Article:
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Lord Tordoff: My Lords, I thank the noble Lord for giving way. Is not that precisely what the report is about; namely, drawing attention to this Parliament and the Government so that those fears can be assuaged? While I am on my feet, perhaps I may say that if the noble Lord is to quote someone, he should tell us who it is, in this privileged place. To produce evidence and no names is unconvincing.
Lord Pearson of Rannoch: My Lords, of course. I was merely trying not to ruin the career of the poor young MEP in question. However, if the Chairman of your Lordships' Committee requests me to do so, it is Daniel Hannan, who I believe is MEP for the south-east of England. I welcome the noble Lord's intervention. It brings me to the question I was about to raise.
I do not believe that this project will go away. Even the noble and learned Lord, Lord Hope, indicated as much. I absolutely welcome the way forward which the Government are pursuing. However, on reading paragraphs 115 to 118 of this excellent report, my question to the Government is that there seems to be some doubt about the treaty basis of this project. Does Corpus Juris lack a proper treaty base? Are the Government absolutely sure that at the end of the day, as this project develops, if it does, the United Kingdom could veto it, if it comes to that?
Lord Goodhart: My Lords, like other speakers in the debate who were members of the committee, I pay tribute to the noble and learned Lord, Lord Hope of Craighead, for the admirable way in which he chaired our meetings and oversaw the production of the report.
I first became aware of the existence of the Corpus Juris just over a year ago. That is when I was invited to attend an inter-parliamentary conference on the fight against fraud on the European Union budget. That conference was attended by Members of the European Parliament and of national parliaments. The UK was represented by a Conservative MP, Mr Humfrey Malins, myself and a number of MEPs. There were representatives present from all but two of the member states of the EU.
One of the main subjects of debate at that conference was the Corpus Juris. As the noble and learned Lord, Lord Hope of Craighead, said, the Corpus Juris was drafted by a team of academic lawyers, including Professor John Spencer of Cambridge University, and published as a discussion paper, not as a proposal for action. The reception given to the Corpus Juris by the inter-parliamentary conference was mixed. It certainly received a fair amount of support. However, there were also widespread criticisms of it, especially from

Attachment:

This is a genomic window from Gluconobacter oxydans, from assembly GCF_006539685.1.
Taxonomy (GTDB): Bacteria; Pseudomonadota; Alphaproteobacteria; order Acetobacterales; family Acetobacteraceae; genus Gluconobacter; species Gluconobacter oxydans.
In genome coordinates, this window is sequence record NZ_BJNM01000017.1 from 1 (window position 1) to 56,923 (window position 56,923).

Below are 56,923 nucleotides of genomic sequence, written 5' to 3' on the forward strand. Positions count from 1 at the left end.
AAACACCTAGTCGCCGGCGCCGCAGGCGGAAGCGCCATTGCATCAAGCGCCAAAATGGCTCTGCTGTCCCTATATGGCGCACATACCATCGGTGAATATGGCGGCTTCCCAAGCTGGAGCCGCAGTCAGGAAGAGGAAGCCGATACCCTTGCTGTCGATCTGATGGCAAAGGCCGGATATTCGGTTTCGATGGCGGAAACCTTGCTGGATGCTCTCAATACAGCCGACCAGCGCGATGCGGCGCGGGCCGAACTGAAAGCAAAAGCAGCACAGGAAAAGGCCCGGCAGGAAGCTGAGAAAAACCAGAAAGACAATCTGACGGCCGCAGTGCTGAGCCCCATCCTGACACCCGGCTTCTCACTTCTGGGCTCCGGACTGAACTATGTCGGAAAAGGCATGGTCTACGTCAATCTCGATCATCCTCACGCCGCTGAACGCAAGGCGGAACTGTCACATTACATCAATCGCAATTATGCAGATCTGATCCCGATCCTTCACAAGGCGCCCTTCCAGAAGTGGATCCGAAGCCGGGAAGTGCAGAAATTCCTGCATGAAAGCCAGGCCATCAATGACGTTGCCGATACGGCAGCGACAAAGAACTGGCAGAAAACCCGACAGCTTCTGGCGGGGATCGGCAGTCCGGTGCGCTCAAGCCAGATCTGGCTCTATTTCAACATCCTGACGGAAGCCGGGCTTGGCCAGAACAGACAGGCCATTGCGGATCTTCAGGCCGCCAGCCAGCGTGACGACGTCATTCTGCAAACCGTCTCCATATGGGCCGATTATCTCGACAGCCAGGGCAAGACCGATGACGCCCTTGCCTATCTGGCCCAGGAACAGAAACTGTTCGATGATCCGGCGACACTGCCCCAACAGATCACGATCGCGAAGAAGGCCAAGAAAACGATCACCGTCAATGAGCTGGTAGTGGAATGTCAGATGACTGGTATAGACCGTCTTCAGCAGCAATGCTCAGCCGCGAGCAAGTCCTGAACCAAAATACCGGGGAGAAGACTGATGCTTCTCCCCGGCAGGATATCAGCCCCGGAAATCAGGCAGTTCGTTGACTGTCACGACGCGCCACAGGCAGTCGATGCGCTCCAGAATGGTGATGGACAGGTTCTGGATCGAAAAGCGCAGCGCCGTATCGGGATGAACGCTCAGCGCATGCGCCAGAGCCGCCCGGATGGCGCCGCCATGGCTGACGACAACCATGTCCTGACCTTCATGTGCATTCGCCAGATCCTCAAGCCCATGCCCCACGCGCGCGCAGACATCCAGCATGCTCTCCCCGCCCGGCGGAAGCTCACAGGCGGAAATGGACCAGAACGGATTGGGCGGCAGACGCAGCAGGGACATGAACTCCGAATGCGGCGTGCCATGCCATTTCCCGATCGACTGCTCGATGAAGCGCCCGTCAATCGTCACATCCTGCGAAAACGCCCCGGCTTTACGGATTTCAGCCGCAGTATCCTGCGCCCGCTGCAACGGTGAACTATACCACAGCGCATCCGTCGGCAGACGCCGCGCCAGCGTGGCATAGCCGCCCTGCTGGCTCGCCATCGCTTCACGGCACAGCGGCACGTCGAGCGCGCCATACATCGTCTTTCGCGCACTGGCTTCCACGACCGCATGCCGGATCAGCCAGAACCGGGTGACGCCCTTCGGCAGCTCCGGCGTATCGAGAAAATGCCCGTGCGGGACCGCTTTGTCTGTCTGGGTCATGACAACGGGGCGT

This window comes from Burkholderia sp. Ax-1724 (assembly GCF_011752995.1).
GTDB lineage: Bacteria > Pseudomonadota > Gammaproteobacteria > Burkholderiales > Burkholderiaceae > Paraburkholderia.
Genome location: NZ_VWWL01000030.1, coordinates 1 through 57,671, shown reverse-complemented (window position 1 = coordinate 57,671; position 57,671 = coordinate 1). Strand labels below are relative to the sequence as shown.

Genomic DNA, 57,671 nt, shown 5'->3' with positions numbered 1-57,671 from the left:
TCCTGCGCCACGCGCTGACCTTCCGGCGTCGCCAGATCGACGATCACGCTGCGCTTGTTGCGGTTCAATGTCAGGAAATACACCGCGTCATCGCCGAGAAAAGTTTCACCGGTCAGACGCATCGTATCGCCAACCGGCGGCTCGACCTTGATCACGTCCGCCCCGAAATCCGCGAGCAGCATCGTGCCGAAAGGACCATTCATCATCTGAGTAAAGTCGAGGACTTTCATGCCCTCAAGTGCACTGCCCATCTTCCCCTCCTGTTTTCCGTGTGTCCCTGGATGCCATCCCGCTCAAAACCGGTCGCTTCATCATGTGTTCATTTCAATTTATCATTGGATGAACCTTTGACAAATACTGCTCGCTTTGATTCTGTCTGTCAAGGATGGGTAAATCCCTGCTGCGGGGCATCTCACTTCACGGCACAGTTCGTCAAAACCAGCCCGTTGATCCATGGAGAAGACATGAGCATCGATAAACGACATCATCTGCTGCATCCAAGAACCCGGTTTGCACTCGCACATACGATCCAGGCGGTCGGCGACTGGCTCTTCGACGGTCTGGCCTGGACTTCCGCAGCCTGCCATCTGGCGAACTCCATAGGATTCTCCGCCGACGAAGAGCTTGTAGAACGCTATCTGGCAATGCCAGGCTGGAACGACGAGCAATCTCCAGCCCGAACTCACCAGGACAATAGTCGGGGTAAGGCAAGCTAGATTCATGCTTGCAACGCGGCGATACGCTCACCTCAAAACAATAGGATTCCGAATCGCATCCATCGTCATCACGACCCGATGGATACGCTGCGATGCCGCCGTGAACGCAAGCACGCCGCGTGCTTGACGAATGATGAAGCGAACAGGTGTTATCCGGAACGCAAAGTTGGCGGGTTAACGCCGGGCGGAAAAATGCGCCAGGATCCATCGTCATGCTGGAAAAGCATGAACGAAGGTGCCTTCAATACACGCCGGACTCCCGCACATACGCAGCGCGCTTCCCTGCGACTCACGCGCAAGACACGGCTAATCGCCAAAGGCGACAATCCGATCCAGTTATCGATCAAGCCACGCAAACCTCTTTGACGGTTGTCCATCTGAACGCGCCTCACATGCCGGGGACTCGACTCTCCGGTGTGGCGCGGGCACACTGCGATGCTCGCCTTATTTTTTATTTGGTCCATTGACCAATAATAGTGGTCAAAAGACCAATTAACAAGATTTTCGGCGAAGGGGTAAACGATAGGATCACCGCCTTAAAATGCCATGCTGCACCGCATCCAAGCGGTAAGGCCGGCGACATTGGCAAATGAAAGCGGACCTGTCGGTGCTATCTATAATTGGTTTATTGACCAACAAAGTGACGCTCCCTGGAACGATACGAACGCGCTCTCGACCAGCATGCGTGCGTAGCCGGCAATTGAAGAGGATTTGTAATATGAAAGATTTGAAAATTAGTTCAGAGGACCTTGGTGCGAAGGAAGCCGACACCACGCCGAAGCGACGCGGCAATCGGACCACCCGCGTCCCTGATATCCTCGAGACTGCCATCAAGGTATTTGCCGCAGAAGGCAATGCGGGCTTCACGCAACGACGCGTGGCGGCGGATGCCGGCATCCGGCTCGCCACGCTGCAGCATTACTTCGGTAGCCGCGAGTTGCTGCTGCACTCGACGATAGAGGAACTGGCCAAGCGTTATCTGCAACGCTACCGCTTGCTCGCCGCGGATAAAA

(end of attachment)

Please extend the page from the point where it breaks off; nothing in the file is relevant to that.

Nothing since has made me change my mind on that. I have to say that a few days later I read an article in the Daily Telegraph. I cannot remember whether it was an article by, or an interview, with Mr Malins. It was only then that I realised that he and I appeared to have attended different conferences. The conference which I attended consisted of a serious discussion of an interesting set of proposals for dealing with the undoubted problem of fraud on the European Union's budget. Those proposals were widely seen in that conference as over-ambitious and unrealistic.
The conference attended by Mr Malins was an attempt, masterminded by the faceless bureaucrats of Brussels, to destroy habeas corpus, put an end to jury trials, and subject us to the unspeakable horrors of continental legal systems. In the eyes of Euro-paranoiacs, the Corpus Juris has become evidence of a sinister plot to undermine and destroy our legal system. I have to say that belief in such a plot is no more justified than belief in the authenticity of the protocols of the elders of Zion.